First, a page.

August 15, 2016Organic Consumers Association
Stephen Colbert made it popular, but the word “truthiness” has been around for a long time.
Webster’s provides a list of definitions for "truthiness," including this one: (noun) : truth level of a statement; and this one: (noun) : The quality of stating what one wishes or feels to be true instead of what is actually true.
Tom’s of Maine, or more accurately, the brand’s majority owner, Colgate-Palmolive, was clearly guilty of “truthiness” when it created a webpage titled “How to Identify Organic Toothpaste.”
On that page, intended primarily to promote the Tom’s of Maine toothpaste brand, the company stopped just short of overtly claiming the brand is organic. But it clearly implied that it is.
We complained, and we asked you to do the same.
You did. And within hours, we were contacted by a manager at Tom’s, and a Colgate lawyer. They apologized, and removed the webpage.Read More
August 10, 2016Organic Consumers
https://www.msc.org/Americans love shrimp. On average, we consume about 4.10 pounds of it a year, compared with only 2.8 pounds of canned tuna and 1.84 pounds of salmon. Most of that shrimp is imported from countries in Southeast Asia, where it’s produced using chemicals and drugs not approved in the U.S.
Shrimp may be the most popular seafood in the U.S. But would we eat as much of it if we fully understood the food safety, environmental and ethical issues associated with its production?
Like contemporary factory farm meat production, shrimp farming has become intensive. Shrimp are crowded into small ponds. Because the water in those ponds typically is not re-circulated, harmful waste builds up, oxygen is depleted and disease breaks out. To combat disease, fish farmers often turn to the excessive use of antibiotics.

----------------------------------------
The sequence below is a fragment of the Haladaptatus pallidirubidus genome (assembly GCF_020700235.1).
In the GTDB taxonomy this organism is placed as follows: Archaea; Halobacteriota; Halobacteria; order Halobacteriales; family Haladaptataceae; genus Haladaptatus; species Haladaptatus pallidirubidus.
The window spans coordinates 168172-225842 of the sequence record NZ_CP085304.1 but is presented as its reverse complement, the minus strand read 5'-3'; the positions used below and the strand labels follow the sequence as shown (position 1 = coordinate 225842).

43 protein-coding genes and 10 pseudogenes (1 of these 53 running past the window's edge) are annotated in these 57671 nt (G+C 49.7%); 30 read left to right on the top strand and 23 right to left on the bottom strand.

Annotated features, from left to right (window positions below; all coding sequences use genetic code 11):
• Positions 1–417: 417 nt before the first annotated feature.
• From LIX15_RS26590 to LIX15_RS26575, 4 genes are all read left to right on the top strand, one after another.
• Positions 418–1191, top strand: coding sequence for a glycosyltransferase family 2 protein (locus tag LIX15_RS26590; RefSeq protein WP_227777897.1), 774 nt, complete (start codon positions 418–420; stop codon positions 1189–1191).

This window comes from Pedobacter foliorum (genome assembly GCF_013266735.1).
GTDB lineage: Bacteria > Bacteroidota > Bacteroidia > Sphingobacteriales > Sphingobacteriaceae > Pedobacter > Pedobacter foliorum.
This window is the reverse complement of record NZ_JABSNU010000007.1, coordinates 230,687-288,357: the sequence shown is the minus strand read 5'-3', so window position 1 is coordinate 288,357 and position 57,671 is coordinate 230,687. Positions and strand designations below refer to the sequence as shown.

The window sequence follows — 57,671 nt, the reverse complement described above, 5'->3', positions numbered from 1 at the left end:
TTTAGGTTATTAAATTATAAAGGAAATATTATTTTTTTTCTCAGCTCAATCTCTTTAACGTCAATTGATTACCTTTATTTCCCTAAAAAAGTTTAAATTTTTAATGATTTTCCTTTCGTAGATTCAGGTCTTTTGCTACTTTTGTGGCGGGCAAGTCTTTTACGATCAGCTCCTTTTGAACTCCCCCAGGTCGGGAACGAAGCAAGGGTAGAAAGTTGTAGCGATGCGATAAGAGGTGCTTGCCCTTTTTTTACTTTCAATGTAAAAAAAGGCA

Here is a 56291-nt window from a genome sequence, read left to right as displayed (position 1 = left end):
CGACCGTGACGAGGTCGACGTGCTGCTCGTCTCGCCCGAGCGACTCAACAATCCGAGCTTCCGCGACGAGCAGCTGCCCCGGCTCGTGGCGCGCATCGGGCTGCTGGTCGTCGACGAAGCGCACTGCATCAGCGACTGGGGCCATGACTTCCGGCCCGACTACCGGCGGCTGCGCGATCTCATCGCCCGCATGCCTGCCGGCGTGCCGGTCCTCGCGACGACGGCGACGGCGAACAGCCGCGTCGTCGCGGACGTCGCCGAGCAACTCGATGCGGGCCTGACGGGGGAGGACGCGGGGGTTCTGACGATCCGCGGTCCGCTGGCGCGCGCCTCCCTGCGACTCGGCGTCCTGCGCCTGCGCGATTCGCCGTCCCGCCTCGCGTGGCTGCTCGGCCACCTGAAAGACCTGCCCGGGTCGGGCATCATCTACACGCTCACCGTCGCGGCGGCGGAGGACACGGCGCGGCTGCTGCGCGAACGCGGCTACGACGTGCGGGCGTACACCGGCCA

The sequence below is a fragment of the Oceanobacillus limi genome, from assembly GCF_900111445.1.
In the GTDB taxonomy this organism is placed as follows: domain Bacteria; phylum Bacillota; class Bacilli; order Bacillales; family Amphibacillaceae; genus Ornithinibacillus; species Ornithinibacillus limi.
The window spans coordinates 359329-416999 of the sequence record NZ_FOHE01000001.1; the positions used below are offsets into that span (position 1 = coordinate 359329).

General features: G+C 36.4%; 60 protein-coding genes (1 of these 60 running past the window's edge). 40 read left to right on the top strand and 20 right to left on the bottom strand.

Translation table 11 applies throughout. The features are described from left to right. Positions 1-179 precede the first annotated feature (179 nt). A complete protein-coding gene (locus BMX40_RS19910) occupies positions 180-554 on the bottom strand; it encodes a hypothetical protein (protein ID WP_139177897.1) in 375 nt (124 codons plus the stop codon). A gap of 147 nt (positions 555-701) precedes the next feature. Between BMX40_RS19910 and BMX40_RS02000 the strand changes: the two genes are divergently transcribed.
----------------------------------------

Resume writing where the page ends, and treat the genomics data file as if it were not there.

It isn’t just the shrimp itself that’s questionable. Shrimp production in Southeast Asia is rife with worker abuse and of local farmland—which means destruction of local livelihoods.
What should consumers look for? There are some third-party certifications consumers can turn to for guidance. But when it comes to shrimp—whether from a store or a restaurant—it’s buyer beware.
August 1, 2016
The deed is done. On Friday, July 29, 2016, President Obama signed a bill that was written by corporations, paid for by corporations and that serves no one in this country—except corporations.
S.764, known by its opponents as the DARK (Deny Americans the Right to Know) Act, preempts Vermont’s mandatory GMO labeling law and substitutes in its place a federal bill that, no matter how Obama and his Congress try to spin it, is not mandatory and does not require labels—at least not labels that anyone can read.
I could, once again, list all the reasons this bill fails consumers. But I and others have already done that countless times, to no avail. The bill is a sham, a slap in the face to the 90 percent of Americans who support labeling. It’s an attack on states’ rights. It’s another “gift” to Monsanto and Big Food.